Saturday, 22 December 2018

Sunday 16th December 2018 Advent 3



"This is the record of John" Orlando Gibbons (1583-1625)

This is typical anthem of its time.  It is based on text from the Gospel of John (1:19 -23) and refers to John the Baptist.  It is divided into 3 sections each starting with solo countertenor followed by SATB chorus echoing the words of the soloist. Although usually performed on organ or viol, today Joanna Chivers (our Director of Music) played an electric piano on "harpsichord" mode which added an "early music" feel to the piece.

The anthem was written at the request of William Laud, president of St John's College, Oxford.

Gibbons sang in he choir of Kings College Cambridge between 1598 and 1598, where his eldest brother was master of the choristers. He gained his Bachelor of Music in 1606. King James 1 appointed him a Gentleman of the Chapel Royal, and he was organist there from around 1615 until his death, being senior organist from 1623. He was also a keyboard player in the privy chamber of Prince Charles (later Charles 1) and organist at Westminster Abbey. He died suddenly at the age of 41.

From Wikipedia
He wrote a large number of pieces for keyboard, madrigals and many verse anthems of which "This is the record of John" is one.



Jubilate Deo in B flat  Charles Villiers Stanford

Sir Charles Villiers Stanford (1852-1924) thought to be one of our great British composers was actually Irish, born in Dublin, although educated at The University of Cambridge and then studied music in Leipzig and Berlin.

Whilst an undergraduate, he was appointed organist of Trinity College, Cambridge and was one of the founding professors of the Royal College of Music, where he taught composition for the rest of his life.  He was also Professor of Music at Cambridge.  His pupils included Gustav Holst and Ralph Vaughan Williams whose fame went on to surpass his own.

He is best remembered for his sacred choral compositions for church performance in the Anglican tradition. Along with Hubert Parry and Alexander Mackenzie, he was thought responsible for the renaissance of music in the British Isles.

Taken from the Novello Copy:
Sir Charles Villiers Stanford has a perverse relationship with posterity.  Remembered today largely for his choral miniatures, this restless symphonist was the unwilling Janus of British music. A significant presence on the European scene in his own lifetime, he was an outspoken critic of Wagner, Strauss and modernism in general. Nevertheless, as a formalist with flair and skill, his influence catalysed much of the great English Music of the 20th century.  As fellow composer George Dyson said: "In a certain sense the very rebellion he fought was the most obvious fruit of his methods". The Jubilate in B flat displays the composer's trademark of thematic structures.



head and shoulders shot of an elderly man with full head of hair, moustache and pince-nez
From Wikipedia

Monday, 10 December 2018

9th December 2018 Advent 2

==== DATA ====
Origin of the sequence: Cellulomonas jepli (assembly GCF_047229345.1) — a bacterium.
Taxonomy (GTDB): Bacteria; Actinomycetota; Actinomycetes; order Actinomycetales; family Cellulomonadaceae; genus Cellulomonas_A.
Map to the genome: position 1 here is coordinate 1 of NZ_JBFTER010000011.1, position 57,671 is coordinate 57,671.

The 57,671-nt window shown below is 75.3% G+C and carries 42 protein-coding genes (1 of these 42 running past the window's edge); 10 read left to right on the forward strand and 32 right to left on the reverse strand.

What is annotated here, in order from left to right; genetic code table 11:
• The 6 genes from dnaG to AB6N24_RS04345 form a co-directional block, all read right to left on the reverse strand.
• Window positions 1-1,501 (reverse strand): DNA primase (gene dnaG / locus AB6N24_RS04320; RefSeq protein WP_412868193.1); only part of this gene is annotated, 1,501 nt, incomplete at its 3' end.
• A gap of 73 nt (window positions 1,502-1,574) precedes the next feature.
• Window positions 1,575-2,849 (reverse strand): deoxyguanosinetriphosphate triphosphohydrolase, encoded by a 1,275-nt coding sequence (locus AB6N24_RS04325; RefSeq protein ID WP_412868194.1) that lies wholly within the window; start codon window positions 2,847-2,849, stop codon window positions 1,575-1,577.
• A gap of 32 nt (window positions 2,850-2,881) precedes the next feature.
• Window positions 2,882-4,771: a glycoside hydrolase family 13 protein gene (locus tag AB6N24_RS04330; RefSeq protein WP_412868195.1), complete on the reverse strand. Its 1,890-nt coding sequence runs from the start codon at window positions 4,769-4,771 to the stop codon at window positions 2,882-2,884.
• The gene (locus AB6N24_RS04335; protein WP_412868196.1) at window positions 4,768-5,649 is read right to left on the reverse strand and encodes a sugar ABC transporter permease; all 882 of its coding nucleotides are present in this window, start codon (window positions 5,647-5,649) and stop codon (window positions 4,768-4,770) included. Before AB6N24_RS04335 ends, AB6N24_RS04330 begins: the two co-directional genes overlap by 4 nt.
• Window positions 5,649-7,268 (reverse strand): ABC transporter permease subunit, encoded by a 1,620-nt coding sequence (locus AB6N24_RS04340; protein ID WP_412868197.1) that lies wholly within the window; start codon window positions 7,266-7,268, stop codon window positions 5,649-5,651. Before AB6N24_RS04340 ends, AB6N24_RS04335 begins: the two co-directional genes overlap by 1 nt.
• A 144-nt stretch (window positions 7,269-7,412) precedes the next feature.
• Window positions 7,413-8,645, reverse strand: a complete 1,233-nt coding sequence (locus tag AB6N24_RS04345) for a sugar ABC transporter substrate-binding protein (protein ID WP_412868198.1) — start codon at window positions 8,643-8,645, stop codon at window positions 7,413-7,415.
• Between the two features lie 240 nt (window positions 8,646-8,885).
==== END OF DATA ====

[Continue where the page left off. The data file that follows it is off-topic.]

How Beautiful Upon the Mountains   from "Awake, awake; put on thy strength, O Zion"
John Stainer 1840-1901 Words Isaiah 52 v. 7

Stainer was born in Southwark, London, the son of a cabinet maker. He was a chorister at  St Paul's Cathedral at the age of 10 and at 16, appointed organist at St Michael's College, Tenbury.  In 1960, he became organist at Magdalen College, Oxford. He was allowed to study for a degree so long as it did not interfere with his duties and in 1864 gained his BA, and 2 years later his MA.  He was eventually an examiner for Oxford music degrees.

In 1872 he was appointed organist at St Paul's cathedral, in 1877 an honorary fellow of the Royal Academy of Music, and an examiner for the Doctor of Music degrees for Cambridge and London Universities.  He received his knighthood from Queen Victoria in 1888.


John Stainer (Wikimedia Commons)

Sunday, 2 December 2018

2nd December 2018 Advent 1

O Thou The Central Orb  Charles Wood

This is one of Wood's many fine anthems. It is suitable for Advent.


Charles Wood (1866-1926) was born in Ireland. He was a treble chorister in the nearby St Patrick’s Cathedral, Armagh. He received his early education in the cathedral choir school and also studied the organ under Robert Turle and Dr Thomas Marks. In 1883, he was one of the inaugural students of the Royal College of Music, studying composition under Charles Villiers Stanford and CHH Parry. After four years he continued his studies at Selwyn College, Cambridge. In 1889 he was appointed as organ scholar in Gonville and Caius college, Cambridge, becoming a fellow in 1994 and Director of Music and organist. Following the death of Stanford in 1924 Wood took over the role of Professor of Music in Cambridge.

He is remembered for his Anglican Church music.

Charles Wood
From Wikipedia

25th November 2018 Christ The King

Above All Praise And Majesty   Felix Mendelssohn (1809 - 1847)

Above All Praise And Majesty is a joyful,majestic piece suitable for Christ The King, Ascension and Easter.

Felix Mendelssohn is a German born composer, organist, conductor and pianist. He was a grandson of the philosopher, Moses Mendelssohn and so born into a prominent Jewish family.  However he was brought up without religion until the age of seven when he was baptised as a Reformed Christian. he was recognised early as a musical prodigy, but his family did not seek to capitalise on his talent. Mendelssohn revived interest in the music of J S Bach. He had quite conservative tastes in his composition which set him apart from his contemporaries, such as Liszt, Wagner and Berlioz. He founded the Leipzig Conservatoire.

From Wikipedia